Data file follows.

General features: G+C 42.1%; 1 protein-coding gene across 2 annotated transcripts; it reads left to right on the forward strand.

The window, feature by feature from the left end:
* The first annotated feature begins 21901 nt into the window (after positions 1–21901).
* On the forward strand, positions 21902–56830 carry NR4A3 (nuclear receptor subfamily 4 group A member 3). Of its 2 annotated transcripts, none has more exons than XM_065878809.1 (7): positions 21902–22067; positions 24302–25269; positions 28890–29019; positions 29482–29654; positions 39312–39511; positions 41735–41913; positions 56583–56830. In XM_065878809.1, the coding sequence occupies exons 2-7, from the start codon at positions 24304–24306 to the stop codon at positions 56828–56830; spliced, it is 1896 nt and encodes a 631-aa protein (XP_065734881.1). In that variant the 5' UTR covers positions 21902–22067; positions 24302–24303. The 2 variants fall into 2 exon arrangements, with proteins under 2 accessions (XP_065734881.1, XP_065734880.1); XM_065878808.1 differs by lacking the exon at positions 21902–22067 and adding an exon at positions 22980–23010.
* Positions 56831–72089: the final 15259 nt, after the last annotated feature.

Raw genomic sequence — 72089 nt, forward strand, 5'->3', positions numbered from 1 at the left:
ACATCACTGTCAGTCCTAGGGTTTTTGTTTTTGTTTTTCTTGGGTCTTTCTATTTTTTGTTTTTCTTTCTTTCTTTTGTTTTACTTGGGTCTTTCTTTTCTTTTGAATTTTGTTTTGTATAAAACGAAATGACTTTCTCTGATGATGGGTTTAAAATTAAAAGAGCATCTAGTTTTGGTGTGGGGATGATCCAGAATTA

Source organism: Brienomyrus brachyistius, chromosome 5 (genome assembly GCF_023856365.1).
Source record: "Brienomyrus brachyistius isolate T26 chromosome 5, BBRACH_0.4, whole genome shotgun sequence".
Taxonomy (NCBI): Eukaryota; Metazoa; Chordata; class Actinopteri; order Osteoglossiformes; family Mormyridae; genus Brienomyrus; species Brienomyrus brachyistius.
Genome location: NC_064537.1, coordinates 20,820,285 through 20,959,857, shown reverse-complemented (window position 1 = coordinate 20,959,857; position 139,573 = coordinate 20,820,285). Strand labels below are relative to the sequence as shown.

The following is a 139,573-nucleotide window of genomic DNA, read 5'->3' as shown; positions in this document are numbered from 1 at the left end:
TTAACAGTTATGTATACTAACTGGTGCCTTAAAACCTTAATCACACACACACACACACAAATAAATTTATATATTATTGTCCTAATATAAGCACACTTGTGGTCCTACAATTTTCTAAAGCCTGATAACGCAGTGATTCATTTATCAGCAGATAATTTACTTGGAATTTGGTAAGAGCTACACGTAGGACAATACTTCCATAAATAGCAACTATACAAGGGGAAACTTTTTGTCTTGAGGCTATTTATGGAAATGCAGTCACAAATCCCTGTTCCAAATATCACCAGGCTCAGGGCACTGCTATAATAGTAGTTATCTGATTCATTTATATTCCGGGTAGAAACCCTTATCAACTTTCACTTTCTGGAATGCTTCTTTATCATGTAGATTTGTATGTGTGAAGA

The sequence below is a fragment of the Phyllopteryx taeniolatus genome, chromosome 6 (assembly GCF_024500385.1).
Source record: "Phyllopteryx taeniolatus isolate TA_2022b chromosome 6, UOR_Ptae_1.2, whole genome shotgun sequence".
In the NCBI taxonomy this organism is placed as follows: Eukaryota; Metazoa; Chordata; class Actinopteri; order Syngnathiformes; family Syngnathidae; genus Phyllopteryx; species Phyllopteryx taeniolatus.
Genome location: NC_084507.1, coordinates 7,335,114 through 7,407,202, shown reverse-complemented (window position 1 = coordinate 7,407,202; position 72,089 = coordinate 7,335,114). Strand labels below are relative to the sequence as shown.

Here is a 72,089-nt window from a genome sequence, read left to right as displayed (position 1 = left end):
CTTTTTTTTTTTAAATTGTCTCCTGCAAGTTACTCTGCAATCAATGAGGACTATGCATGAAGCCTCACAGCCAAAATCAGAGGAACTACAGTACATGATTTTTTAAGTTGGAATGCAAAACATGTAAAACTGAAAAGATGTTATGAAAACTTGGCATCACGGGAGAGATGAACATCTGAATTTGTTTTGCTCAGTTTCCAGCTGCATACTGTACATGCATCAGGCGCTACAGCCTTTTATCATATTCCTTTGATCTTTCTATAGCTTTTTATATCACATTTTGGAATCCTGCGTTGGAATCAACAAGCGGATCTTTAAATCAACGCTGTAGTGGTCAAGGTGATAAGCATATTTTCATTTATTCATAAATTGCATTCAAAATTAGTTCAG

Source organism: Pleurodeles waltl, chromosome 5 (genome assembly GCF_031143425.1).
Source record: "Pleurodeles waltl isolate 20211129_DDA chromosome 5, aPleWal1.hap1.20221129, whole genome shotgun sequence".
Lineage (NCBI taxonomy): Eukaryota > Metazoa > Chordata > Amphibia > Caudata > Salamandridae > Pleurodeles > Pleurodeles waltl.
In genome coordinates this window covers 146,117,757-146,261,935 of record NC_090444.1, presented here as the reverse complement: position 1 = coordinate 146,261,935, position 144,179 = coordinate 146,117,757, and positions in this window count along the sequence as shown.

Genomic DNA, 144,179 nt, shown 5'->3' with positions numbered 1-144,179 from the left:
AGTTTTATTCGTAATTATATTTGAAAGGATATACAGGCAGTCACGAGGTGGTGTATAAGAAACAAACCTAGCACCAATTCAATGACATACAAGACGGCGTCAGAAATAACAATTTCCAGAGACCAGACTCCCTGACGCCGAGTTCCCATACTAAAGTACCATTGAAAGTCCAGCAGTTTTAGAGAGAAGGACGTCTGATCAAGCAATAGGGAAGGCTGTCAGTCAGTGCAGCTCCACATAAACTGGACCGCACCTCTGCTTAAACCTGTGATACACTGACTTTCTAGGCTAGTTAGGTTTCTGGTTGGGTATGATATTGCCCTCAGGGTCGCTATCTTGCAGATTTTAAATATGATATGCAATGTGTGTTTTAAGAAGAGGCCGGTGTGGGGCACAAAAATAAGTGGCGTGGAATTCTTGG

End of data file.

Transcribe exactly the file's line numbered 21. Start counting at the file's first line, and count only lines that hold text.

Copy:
Source record: "Pleurodeles waltl isolate 20211129_DDA chromosome 5, aPleWal1.hap1.20221129, whole genome shotgun sequence".